It is highly likely that many of you know Joseph M Conlon only from his role as Technical Advisor for the American Mosquito Control Association, a job he held for 20 years and retired from June 30th of this year. Others have known and loved Joe for his many outstanding presentations at our meetings, for his sense of humor, for his dedication to our profession and much more. But how did Joe get to where he is today? What and who influenced him? What chances did he take and what decisions did he make that resulted in such a successful career? And what were some of the more interesting, entertaining or instructional events along the way? Let’s take a look and see what we can learn from his experiences.

Joe was born and raised just south of Cleveland, Ohio, where his family lived on a 2.5 acre lot surrounded on three sides by miles of woodlands. He was the third of four boys and had no sisters. As a youngster, he loved spending time outdoors – and his parents probably loved it too! – flipping over rocks and logs to see what secrets they might reveal. This was the genesis of his interest in insects and other creatures.

‘YOU’RE IN THE ARMY NOW’ AND SO WAS SERENDIPITY

Joe Conlon - Army 1
Army Specialist 4 Joe Conlon official photo, after being named Third Corps and Fort Hood Soldier of the Year in 1975. The Meritorious Service Medal was awarded later for service during Operation New Life at Fort Chaffee, Arkansas.

After high school, Joe enrolled at the University of Dayton, which didn’t agree with him, so he decided to look elsewhere. He needed money and his best friend had joined the Army a year earlier, so Joe sold his car and most of his clothes and presented himself at the enlistment center. He intended to be a Psychology Specialist, but fate intervened, as the Army schools for that MOS (Military Occupational Specialty) wouldn’t open for 6 months. Still committed to signing up, Joe then perused a book describing various MOSs and the words ‘Preventive Medicine Specialist’ caught his eye, the duties of which included knowledge of snakes and insects. ‘Sign me up!’ This was 1974.

After completing Basic Training at Fort Polk, Louisiana, Joe attended Fort Sam Houston in San Antonio, Texas. At his permanent duty station in Fort Hood, Texas, Joe was assigned to the Division Surgeon’s Office of the Second Armored Division – the famed “Hell on Wheels.” In 1975, as an E-4 (Junior Enlisted Army Specialist), he was designated the Chief Preventive Medicine NCO (Non-Commissioned Officer) of a field hospital deployed to Fort Chaffee, Arkansas to support the relocation of 50,000 Vietnamese refugees. He was in charge of all base preventive medicine activities and had 7 senior enlisted working for him – quite a responsibility for someone so junior in rank!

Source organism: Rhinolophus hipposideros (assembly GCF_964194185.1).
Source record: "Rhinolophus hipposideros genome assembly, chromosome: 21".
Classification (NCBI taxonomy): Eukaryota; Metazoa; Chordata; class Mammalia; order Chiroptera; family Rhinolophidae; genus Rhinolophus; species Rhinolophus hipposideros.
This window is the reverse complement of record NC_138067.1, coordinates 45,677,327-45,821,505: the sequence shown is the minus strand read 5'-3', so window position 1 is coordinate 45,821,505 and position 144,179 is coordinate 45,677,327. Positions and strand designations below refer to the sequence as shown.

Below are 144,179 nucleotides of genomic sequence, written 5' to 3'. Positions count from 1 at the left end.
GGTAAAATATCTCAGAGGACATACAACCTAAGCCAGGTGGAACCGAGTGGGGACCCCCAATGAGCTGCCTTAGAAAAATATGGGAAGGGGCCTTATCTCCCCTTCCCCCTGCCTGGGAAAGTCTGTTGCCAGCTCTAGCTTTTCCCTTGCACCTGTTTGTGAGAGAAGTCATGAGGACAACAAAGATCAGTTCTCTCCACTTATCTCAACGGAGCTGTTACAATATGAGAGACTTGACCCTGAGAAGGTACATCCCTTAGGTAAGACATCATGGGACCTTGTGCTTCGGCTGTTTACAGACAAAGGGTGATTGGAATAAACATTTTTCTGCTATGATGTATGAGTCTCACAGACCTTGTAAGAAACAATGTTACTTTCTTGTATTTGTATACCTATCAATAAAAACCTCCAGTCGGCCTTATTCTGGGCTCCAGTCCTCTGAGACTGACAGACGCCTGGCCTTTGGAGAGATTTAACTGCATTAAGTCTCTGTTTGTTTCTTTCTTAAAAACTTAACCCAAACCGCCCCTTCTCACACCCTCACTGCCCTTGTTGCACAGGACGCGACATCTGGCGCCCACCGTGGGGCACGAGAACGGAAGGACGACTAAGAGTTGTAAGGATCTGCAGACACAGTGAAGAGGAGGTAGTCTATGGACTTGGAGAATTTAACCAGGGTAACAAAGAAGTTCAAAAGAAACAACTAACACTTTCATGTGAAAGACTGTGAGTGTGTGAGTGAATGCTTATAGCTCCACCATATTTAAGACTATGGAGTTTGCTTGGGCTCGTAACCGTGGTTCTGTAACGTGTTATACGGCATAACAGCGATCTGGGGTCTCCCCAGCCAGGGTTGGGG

Joe’s performance led to being awarded the Meritorious Service Medal (MSM) by Major General George Patton IV, the son of THE General Patton, who when presenting said to Joe, “You must have done something very special, son. I’ve never awarded one of these to any enlisted less than an E-8.”  Joe was the most junior person in the entire Department of Defense awarded the MSM that year and was also designated the ‘Soldier of the Year’ for the Fifth Army.

Joe Conlon - Image 2
SP4 Conlon (on right) receiving watch for being named Second Armored Division Soldier of the Year in 1975.

Joe Conlon - Image 3
Check received for being named Third Corps and Fort Hood Soldier of the Year in 1975. Upon being named 5th Army Soldier of the Year, Conlon received an all-expenses paid trip to Hawaii to attend the opening of the Hale Koa armed services resort on Waikiki Beach, Honolulu in 1975.

GRADUATE SCHOOL: THE LIGHT COMES ON

After discharge from the Army, Joe attended Cleveland State University as an Environmental Health Major, taking courses that would easily transfer. While visiting Bowling Green State University, Joe stopped into the Biology Department and noticed they had a BS degree program in Parasitology and Medical Entomology. He signed up and completed the degree requirements in 1.5 years, then enrolled in the Master of Science program in the same department.

Joe’s epiphany came when he participated in a symposium on ‘How Insects Have Affected Human History.’ He was assigned to present a 10-page paper on Epidemic Typhus but instead drafted a 67-page treatise! He was hooked.

During graduate school, Joe served as Director for Wood County (Ohio) mosquito control services. Oh, and he was also the only employee! I wonder how the weekly staff meetings went.  Appropriately, this county is named for Captain Eleazer Derby Wood, US Army, who served alongside General William Henry Harrison in the War of 1812. Joe’s tools of the trade were a truck, scooter, Flit-MLO (a refined petroleum oil used as a larvicide and pupacide), pyrethrum Tossits and ULV malathion. Finding a huge number of Aedes vexans larvae in a grassland pool, nuking them, and watching them succumb endeared Joe to mosquito control for life.

AND THEN…THE NAVY: SERENDIPITY, THE SEQUEL

After finishing his master’s degree, Joe hoped to continue his education with a famous acarologist at the National University of Ireland – he really just wanted to play the Irish golf courses! – but that did not work out. And what good fortune for the United States Navy! In the meantime, his wife Diane was doing some virology research. Her major professor was a Lieutenant Colonel in the US Army Reserves and in the course of conversation, the professor asked Joe if he had thought about becoming a military entomologist. Joe knew nothing about this potential career field.